Clearance to walls and surfaces is an important consideration when choosing and installing heating appliances. While there are many situations to cover when speaking about clearances, in this article we will try to address the ones that are most frequently asked about.
What is Clearance to Combustible Materials?
Combustibles are any material or surface that can burn, including wood or wood products, drywall, compressed paper, plant fibers, plastics or any other material that can ignite and burn whether flameproofed or not, or whether plastered or un-plastered. Clearance is the distance that is considered to be safe between a heat-producing appliance, chimney, chimney liner, vent pipe, vent connector or other hot surfaces, and combustible materials.
What are the Allowable Clearances?
Below are the allowable clearances for a number of common situations. The dimensions for the clearances were determined after thoroughly testing the stoves and components; all the temperatures were recorded, and only then were safe clearances established. Always check with the stove manufacturer's instructions, local or county municipalities or refer to National Fire Protection Association (NAFA) 211 or the International Residential Code (IRC) for clarification.
All combustible mantels and similar trim shall be kept at least 6 inches from fireplace openings. Parts of the mantel assembly located along the sides of the fireplace opening, which project more than 1-1/2 inches from the face of the fireplace, shall have additional clearance equal to the projection. Parts of the mantel assembly located above and projecting more than 1-1/2 inches from the fireplace opening shall not be placed less than 12 inches from the top of the fireplace opening.
Exposed combustible mantels and trim may be placed directly on the masonry fireplace front surrounding the fireplace opening providing such combustible materials shall not be placed within 6 inches of a fireplace opening. Combustible material within 12 inches of the fireplace opening shall not project more than 1/8 inch for each 1-inch distance from such opening.
Free Standing Stoves
Using a "Heat Shield" on a single wall stovepipe allows you to reduce the clearances from 18" to 6" to the wall and 9" to the ceiling. Many think stovepipe can run from the wood-stove, right up through the ceiling and roof. This is not the case and can only run from the stove to where it will go through a ceiling or wall. At that point it needs to be connected to a Class A pipe if going into the ceiling, attic and roof. This pipe has a 2" clearance from combustibles and is insulated. Going into a combustible wall requires an insulated thimble. Please contact a qualified technician or installer for more details.
FLOOR PROTECTION: For an unlisted stove (one that is 20 years old is probably unlisted), floor protection must be a noncombustible material and extend to at least 18" from all sides of the appliance. For listed stoves it should extend at least 8" on the sides and back and 18" in the front. The basic floor protection specified by NFPA applies to stoves with legs over 6" in height. This means that the floor of the stove combustion chamber should be at least this height above the floor surface. Never shorten or remove the legs or the pedestal of a stove. The pad isn't designed to protect your floor from overheating, but to ensure that no stray sparks or embers from the stove set the floor on fire. The floor pad can be brick, concrete, slate, ceramic tile or another noncombustible material, and in most cases, it may not be installed on top of carpeting.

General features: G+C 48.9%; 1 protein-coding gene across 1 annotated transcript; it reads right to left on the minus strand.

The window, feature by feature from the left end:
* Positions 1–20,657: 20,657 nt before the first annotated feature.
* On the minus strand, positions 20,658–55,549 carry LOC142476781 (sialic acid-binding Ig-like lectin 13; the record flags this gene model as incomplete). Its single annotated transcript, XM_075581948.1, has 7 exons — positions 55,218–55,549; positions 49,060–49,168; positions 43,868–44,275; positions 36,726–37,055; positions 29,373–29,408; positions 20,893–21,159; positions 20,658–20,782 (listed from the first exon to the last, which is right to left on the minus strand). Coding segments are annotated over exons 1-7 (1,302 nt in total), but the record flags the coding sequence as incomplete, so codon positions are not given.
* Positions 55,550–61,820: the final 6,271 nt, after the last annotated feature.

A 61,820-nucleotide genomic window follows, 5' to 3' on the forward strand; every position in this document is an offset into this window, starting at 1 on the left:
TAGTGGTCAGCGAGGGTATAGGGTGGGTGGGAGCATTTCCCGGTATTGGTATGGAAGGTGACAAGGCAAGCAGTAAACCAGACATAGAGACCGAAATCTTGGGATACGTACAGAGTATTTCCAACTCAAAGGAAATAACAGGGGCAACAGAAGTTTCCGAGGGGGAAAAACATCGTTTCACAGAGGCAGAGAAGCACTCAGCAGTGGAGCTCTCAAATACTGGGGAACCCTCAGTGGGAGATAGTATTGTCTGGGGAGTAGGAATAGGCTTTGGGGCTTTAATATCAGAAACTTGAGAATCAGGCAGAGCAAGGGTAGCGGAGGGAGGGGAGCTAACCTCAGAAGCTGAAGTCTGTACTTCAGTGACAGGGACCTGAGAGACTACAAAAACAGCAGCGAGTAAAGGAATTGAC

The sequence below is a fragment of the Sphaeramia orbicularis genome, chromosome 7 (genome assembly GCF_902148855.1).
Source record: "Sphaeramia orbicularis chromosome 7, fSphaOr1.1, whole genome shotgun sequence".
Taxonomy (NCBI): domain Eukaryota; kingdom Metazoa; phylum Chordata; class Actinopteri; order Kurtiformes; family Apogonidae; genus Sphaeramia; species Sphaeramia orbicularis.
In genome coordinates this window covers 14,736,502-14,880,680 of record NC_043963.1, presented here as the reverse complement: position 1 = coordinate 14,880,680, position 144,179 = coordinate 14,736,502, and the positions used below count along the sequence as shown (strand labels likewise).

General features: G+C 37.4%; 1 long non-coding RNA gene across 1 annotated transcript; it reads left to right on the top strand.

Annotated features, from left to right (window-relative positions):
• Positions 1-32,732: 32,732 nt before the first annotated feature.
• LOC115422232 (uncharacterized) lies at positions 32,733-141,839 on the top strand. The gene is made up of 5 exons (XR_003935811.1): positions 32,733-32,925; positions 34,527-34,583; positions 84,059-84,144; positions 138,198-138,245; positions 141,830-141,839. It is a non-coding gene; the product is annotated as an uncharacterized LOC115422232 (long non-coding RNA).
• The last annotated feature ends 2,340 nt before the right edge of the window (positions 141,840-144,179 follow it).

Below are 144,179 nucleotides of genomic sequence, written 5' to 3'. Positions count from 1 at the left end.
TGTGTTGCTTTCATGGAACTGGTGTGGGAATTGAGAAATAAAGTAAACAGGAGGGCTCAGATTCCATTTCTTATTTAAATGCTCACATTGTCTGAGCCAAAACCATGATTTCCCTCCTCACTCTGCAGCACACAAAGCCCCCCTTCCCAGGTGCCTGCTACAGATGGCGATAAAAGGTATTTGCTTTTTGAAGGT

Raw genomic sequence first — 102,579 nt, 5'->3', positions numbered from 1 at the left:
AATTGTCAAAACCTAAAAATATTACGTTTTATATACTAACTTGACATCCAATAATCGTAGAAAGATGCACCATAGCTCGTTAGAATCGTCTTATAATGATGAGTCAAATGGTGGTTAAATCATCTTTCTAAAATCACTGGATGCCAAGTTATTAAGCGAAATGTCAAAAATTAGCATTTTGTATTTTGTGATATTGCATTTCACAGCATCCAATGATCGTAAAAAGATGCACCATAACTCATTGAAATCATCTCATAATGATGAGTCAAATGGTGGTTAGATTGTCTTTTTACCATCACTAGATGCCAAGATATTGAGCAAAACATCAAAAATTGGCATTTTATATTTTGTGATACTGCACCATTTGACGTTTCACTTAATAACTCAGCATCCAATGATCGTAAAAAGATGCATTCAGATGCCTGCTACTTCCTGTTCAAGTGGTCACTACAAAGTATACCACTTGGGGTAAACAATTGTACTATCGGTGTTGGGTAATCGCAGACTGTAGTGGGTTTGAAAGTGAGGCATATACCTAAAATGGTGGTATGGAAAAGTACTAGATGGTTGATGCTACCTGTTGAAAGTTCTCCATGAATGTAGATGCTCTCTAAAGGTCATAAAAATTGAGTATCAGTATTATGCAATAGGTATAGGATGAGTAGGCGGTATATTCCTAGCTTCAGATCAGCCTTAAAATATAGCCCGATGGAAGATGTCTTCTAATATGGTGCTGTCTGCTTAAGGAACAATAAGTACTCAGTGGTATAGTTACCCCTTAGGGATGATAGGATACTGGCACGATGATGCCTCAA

WALL PROTECTION: For an unlisted stove there should be at least 36" from combustible walls, measured in a straight line to the walls. For stoves that are installed in a corner, the same requirement, 36" straight line from the stove to the wall, applies. Stove manufacturer's owners manuals should be checked for possible reductions. These wall protection measurements can be reduced with the proper wall protection. Using a piece of 24 gauge sheet metal installed on spacers 1" from an existing wall and floor will reduce stove clearances by 66% - or from 36" to 12". The clearance reduction is usually measured from the rear of the stove to the original combustible wall, not to the sheet metal. The shield can be constructed of sheet metal, copper, cement board with tile attached, or masonry such as brick. The idea is to allow air to flow, keeping the wall cooler, as the shield is a barrier to heat. The airflow behind the shield keeps the backside of the shield and the wall cool. The size of the shield required will depend on the stove.
Most newer stoves permit you to place the stove much closer than 36" to combustible wall surfaces. Some models have additional heat shields that can be purchased which will allow even closer installation. Once again, you should consult the manual on your specific model.
CEILING PROTECTION: Be careful when installing stoves in areas with low overhead clearance, such as basements and rooms with sloped ceilings. NFPA requires 48" from the top of a stove to a combustible ceiling. This can be reduced by use of proper protection. Some newer stoves call for less clearance, as small as 3 feet. As always, consult the manual for newer and listed stoves.
ALCOVE PROTECTION: Older and unlisted stoves should not be installed in an alcove constructed of combustible materials. However, some newer stoves allow this installation and have tested their models specifically for this type of setup. Check the manufacturer's manual, they will specifically state if it is approved.
These recommendations cover a wide range of situations, but yours may be different. If you have any questions, please feel free to call us at Rockford Chimney Supply — we're happy to help out!